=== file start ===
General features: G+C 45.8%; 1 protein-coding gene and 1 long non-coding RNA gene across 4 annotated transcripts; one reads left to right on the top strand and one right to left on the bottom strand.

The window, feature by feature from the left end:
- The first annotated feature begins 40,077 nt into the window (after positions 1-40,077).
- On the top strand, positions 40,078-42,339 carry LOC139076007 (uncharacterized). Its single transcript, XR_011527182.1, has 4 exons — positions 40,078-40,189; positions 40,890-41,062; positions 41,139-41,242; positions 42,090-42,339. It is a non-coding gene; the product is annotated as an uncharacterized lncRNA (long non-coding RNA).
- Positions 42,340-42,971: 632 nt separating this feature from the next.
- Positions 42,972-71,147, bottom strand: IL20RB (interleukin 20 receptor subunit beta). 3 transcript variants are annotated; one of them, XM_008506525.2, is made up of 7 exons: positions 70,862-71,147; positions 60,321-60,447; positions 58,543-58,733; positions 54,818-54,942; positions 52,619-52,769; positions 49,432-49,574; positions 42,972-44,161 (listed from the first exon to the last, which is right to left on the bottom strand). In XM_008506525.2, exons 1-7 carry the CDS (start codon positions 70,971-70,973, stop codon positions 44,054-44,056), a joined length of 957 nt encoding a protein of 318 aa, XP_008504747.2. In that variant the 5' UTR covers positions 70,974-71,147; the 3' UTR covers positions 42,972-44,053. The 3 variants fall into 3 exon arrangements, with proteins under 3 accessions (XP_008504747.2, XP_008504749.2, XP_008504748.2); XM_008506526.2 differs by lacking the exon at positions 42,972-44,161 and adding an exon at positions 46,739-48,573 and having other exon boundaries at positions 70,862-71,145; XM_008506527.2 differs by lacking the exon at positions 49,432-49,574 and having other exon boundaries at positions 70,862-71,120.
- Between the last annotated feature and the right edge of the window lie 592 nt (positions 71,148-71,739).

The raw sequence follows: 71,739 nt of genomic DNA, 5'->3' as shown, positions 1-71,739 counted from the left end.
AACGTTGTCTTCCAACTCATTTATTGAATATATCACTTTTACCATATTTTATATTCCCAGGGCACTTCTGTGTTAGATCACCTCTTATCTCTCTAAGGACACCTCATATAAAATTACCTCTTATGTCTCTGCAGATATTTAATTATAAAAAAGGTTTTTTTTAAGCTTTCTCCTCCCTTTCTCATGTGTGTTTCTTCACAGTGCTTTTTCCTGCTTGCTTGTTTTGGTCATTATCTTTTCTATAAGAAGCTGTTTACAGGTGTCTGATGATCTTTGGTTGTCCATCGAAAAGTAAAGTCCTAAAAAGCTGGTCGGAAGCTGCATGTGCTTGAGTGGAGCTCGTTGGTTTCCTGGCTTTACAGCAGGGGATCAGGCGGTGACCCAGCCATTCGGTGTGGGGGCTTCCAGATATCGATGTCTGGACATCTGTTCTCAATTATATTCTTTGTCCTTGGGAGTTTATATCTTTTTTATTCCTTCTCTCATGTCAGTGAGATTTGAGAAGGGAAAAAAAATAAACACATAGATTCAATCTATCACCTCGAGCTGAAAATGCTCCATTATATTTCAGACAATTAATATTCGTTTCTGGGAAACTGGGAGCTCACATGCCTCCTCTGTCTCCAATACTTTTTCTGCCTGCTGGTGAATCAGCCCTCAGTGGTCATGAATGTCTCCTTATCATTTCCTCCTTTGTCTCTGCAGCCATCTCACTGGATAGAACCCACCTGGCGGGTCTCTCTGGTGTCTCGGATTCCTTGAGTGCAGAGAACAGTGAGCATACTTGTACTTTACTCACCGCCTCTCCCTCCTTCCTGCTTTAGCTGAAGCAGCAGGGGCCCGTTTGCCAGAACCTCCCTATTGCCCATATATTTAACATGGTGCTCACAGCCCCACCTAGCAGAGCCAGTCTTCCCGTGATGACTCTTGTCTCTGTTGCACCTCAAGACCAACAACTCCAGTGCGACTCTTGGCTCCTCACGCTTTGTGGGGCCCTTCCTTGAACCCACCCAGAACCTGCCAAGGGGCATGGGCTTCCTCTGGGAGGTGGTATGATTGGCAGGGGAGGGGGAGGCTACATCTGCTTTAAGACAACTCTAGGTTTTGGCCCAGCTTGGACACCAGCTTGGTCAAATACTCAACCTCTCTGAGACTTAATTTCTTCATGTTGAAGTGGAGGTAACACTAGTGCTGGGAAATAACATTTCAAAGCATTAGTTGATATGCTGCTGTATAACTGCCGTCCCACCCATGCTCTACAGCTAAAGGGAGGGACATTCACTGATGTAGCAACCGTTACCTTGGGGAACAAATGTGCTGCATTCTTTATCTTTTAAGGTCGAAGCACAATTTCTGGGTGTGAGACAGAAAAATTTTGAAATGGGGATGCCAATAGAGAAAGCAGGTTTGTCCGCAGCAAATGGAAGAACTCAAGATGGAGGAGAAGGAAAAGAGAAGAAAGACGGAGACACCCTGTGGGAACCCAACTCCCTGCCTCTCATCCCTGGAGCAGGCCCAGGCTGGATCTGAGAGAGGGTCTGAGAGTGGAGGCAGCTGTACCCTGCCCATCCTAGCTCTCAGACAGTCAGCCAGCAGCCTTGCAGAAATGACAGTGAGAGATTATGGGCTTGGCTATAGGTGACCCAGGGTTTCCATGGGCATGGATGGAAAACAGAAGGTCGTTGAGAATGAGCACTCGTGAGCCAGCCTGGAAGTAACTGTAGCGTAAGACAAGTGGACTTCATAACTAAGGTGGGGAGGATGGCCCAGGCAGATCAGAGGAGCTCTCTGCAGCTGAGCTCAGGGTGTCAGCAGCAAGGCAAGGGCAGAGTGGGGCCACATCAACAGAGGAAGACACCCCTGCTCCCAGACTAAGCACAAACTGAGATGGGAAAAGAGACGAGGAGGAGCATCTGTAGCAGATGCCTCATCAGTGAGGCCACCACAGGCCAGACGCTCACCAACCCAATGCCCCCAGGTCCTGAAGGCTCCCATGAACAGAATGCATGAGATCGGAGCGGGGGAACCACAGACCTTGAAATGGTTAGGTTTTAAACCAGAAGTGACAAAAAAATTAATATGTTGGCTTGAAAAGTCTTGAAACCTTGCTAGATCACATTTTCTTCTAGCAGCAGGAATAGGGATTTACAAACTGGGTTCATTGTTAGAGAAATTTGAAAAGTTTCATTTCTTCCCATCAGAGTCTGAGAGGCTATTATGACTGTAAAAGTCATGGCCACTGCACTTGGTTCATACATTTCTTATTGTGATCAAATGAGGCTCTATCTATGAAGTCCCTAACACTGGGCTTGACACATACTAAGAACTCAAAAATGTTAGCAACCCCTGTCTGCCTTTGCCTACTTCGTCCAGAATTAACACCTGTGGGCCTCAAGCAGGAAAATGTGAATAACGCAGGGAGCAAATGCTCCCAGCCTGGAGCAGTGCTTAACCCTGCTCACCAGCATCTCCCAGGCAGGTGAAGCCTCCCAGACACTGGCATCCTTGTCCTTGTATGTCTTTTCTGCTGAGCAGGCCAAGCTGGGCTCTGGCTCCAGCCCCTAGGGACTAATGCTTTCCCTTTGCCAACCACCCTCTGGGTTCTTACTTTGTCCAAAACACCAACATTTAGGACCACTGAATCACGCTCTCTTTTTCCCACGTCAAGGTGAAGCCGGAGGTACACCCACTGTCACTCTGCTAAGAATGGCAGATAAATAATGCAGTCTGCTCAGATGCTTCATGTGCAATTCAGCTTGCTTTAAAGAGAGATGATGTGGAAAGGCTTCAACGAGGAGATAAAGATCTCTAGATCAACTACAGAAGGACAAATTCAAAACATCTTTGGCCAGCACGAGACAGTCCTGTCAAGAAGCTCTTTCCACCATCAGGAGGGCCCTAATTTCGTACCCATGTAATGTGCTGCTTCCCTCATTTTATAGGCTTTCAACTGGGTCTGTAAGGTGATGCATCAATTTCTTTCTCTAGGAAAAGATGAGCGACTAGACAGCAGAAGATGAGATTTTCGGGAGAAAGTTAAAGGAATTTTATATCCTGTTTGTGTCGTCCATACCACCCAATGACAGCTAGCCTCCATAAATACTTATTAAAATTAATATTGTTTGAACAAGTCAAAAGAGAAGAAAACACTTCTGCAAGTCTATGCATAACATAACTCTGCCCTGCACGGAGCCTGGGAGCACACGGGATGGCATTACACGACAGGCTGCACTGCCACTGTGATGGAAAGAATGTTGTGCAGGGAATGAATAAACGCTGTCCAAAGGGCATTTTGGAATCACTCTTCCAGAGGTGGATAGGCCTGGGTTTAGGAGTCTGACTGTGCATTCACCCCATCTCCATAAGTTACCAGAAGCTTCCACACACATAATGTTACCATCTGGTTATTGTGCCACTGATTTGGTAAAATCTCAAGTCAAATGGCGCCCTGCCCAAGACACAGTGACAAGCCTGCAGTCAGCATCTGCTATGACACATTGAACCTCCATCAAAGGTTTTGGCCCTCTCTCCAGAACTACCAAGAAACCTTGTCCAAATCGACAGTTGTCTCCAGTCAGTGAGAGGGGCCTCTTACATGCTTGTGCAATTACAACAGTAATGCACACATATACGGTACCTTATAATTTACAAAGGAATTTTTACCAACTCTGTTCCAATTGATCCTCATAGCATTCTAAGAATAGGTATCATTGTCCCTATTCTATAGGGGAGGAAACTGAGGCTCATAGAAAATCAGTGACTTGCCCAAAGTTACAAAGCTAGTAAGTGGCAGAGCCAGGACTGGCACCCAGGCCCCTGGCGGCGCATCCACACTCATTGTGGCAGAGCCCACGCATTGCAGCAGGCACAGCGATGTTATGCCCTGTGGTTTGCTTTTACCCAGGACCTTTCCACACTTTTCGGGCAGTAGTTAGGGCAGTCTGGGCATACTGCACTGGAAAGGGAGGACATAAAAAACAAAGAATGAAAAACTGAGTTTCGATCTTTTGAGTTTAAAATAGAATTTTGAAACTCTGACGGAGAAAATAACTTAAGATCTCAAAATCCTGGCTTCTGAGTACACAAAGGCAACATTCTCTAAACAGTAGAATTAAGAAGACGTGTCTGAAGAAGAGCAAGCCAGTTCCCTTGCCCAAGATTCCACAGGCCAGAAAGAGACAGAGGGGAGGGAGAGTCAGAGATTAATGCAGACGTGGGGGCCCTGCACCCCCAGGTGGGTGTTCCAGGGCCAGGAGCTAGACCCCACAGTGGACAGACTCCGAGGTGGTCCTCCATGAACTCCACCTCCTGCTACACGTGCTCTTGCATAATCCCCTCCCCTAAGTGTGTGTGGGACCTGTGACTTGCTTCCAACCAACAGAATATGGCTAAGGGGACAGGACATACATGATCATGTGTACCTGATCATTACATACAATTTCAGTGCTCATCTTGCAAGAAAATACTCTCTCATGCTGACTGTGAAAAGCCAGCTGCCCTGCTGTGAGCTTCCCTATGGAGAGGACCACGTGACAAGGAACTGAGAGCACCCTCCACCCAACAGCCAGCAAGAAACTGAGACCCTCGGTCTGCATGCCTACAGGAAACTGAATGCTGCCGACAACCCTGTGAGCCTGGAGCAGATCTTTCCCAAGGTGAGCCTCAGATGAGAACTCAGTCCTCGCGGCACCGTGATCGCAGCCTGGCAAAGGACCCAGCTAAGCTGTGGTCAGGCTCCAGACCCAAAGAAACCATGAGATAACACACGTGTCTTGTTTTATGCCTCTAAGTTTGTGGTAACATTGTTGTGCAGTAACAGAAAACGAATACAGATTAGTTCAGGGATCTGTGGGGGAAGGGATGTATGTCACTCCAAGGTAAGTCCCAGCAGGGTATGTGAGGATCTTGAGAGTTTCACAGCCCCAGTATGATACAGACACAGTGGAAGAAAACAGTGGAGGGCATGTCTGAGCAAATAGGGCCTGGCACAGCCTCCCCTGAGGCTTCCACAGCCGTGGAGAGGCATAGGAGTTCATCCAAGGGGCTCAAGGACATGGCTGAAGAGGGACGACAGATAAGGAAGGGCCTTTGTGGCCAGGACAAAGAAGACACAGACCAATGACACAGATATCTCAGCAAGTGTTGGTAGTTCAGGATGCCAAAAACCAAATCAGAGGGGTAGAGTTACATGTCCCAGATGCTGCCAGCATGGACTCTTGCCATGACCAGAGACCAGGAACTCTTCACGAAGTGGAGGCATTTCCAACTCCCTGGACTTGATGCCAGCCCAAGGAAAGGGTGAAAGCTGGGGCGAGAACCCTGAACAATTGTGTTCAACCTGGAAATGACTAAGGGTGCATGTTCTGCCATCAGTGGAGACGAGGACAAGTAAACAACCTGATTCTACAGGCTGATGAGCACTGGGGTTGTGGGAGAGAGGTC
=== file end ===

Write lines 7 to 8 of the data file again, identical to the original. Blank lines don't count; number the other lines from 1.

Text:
- Between the last annotated feature and the right edge of the window lie 592 nt (positions 71,148-71,739).

The raw sequence follows: 71,739 nt of genomic DNA, 5'->3' as shown, positions 1-71,739 counted from the left end.